As you develop your approach to the Multistate Essay Exam (MEE), keep in mind that you do not want to write your answer as if you were taking a law school exam. Below are five key differences between law school exams and the MEE that you want to be aware of as you practice MEEs at home. MEE answers are more different from law school exams than you may think!
How MEE Answers Are Different From Law School Exam Answers
1. You only have 30 minutes to write your MEE answers to each question.
In law school, your professor probably gave you anywhere from 45 to 75 minutes to answer one essay question. As a result, you probably have not had much practice, if any, with the blistering speed of the MEE. Because you have less time, you generally only have 5 minutes or so to analyze each issue. Practice taking timed exams. Start with one and then gradually increase the number of timed exams you complete in each session. The earlier you identify any timing issues, the easier it is to tackle them.
2. Some questions may test more than one area of law.
You probably are not used to fact patterns that test more than one area of law. However, because you only have six essays on the MEE, the Examiners may (and do!) pack in two subjects in one fact pattern. Common crossover essays include but are not limited to: Corporations/Agency, Agency/ Partnership, Criminal Law/Criminal Procedure, and Civil Procedure/Conflicts of Law. Do not panic if you see more than one topic in an essay question. Read the call of the question carefully before you begin.
3. Do not waste time discussing tangential issues.
You only have 30 minutes and it is virtually impossible to write a long and very well thought out response. In law school, your professor probably encouraged you to discuss a number of relevant issues. In MEE answers, however, the scope of relevancy should be much narrower. For example, if a fact pattern requires a discussion of how an easement may be terminated, do not discuss analyze multiple methods for termination. Instead, see which method the facts are directing you towards. Nor do the examiners want you to engage in a lengthy discussion of non-obvious issues or give a long background on the policy reasons for the law.
4. Do not spend time distinguishing the holdings of different cases in your analysis.
In law school essay exams, a great way to beef up your analysis is by distinguishing the facts in the fact pattern from the facts in cases you read in law school. Or you discuss why the holding of particular case should not control the outcome based on the facts in your exam question. This is not the approach you want to follow on the MEE. Bear in mind that the bar exam does not test unsettled issues of law. Apply the rule to the facts and move on. However, make sure to address different approaches when necessary (i.e., common law, UPC, etc.). These different approaches are well-settled law in different jurisdictions throughout the country.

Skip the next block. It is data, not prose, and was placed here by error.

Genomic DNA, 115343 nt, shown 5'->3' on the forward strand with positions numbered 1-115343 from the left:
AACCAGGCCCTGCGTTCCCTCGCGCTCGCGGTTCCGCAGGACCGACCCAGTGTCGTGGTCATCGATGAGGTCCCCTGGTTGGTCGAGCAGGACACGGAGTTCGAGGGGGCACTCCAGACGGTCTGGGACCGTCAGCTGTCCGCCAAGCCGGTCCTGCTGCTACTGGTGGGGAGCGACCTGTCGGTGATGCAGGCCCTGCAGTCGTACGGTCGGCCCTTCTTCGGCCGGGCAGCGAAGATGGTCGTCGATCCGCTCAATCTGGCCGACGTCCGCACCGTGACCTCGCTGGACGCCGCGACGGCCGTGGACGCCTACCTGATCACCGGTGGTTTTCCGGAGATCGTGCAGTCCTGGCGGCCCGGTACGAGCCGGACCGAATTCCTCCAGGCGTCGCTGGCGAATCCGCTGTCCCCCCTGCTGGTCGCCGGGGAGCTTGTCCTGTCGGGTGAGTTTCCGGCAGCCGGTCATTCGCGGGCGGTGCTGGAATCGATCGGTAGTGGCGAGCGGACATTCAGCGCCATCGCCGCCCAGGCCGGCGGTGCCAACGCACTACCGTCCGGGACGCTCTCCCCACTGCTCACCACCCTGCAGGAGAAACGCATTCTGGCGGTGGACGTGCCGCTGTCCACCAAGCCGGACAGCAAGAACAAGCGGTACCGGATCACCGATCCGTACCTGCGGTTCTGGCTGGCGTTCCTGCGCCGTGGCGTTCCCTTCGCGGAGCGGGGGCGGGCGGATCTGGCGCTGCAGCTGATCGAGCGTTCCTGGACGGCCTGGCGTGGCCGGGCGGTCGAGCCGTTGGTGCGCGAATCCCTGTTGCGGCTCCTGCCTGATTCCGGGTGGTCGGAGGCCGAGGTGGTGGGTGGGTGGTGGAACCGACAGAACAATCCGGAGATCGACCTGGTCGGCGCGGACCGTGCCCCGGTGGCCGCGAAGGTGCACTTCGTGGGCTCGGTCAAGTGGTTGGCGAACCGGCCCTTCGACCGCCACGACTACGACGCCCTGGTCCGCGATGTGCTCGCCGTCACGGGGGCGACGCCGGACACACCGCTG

5. Do not argue both sides of an issue unless the question indicates otherwise.
Another common way to add to your analysis on law school exams is by clearly stating what the Plaintiff would likely argue with respect to a certain issue and how the Defendant would respond, or vice versa. Again, with the time constraints of the exam, there is not much time to engage in such an analysis. Unless the question calls for such an analysis, do not use this approach. For example, in MEE answers, you may end up arguing both sides, especially if there is any ambiguity regarding which party has title in a recording statute question, or when you need to evaluate the merits of X’s claims and/or defenses.
Christine, one of our bar exam tutors, wrote this post. She has passed three bar exams, including California, New York, and New Jersey. Christine scored in the 95 percentile on the MBE, and specializes in helping students raise their uniform bar exam scores!
Looking for MEE Help?
Free or discounted resources
- Free popular bar exam guides (on the highly tested MEE topics, how to pass the bar exam, and what to do if you failed the bar exam) written by bar exam experts!
- Free bar exam webinars taught by top bar exam experts
- Our new Free Bar Exam Resource Center, which includes our most popular free guides, posts, webinars, and more!
Our most POPULAR and highly rated bar exam resources are:
- A five-star MEE course that provides you with the best instruction, outlines, and questions. Preview our course for free here!
- MEE One-Sheets—rated five stars! Our customers love these!
- NEW MEE Mastery Class, an effective and engaging way to review the highly tested areas of law on the MEE!
- MEE Feedback for those seeking substantive and organizational review of practice questions
- MEE Private Tutoring for those seeking one-on-one help to pass the MEE
You can read more about our MEE services here.